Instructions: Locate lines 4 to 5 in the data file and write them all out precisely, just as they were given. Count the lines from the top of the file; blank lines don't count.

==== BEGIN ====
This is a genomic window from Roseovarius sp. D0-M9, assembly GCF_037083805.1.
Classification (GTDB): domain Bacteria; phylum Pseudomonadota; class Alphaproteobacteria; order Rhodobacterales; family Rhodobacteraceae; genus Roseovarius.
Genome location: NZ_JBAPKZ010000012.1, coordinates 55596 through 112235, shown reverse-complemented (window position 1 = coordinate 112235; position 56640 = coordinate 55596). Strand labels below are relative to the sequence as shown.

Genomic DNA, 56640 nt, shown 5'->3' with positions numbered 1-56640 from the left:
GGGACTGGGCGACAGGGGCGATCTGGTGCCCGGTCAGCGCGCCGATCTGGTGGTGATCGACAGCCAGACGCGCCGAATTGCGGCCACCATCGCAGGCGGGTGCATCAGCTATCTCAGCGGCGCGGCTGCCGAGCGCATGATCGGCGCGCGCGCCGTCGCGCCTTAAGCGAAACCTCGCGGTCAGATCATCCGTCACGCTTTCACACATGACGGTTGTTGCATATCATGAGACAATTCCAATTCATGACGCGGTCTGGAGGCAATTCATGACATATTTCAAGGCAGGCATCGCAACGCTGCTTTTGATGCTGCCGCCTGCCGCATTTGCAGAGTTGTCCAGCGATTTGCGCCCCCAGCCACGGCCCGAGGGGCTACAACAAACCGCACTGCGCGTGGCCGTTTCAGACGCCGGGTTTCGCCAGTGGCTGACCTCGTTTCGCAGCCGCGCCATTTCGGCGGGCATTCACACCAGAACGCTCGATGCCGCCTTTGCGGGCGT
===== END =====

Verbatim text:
Genomic DNA, 56640 nt, shown 5'->3' with positions numbered 1-56640 from the left:
GGGACTGGGCGACAGGGGCGATCTGGTGCCCGGTCAGCGCGCCGATCTGGTGGTGATCGACAGCCAGACGCGCCGAATTGCGGCCACCATCGCAGGCGGGTGCATCAGCTATCTCAGCGGCGCGGCTGCCGAGCGCATGATCGGCGCGCGCGCCGTCGCGCCTTAAGCGAAACCTCGCGGTCAGATCATCCGTCACGCTTTCACACATGACGGTTGTTGCATATCATGAGACAATTCCAATTCATGACGCGGTCTGGAGGCAATTCATGACATATTTCAAGGCAGGCATCGCAACGCTGCTTTTGATGCTGCCGCCTGCCGCATTTGCAGAGTTGTCCAGCGATTTGCGCCCCCAGCCACGGCCCGAGGGGCTACAACAAACCGCACTGCGCGTGGCCGTTTCAGACGCCGGGTTTCGCCAGTGGCTGACCTCGTTTCGCAGCCGCGCCATTTCGGCGGGCATTCACACCAGAACGCTCGATGCCGCCTTTGCGGGCGT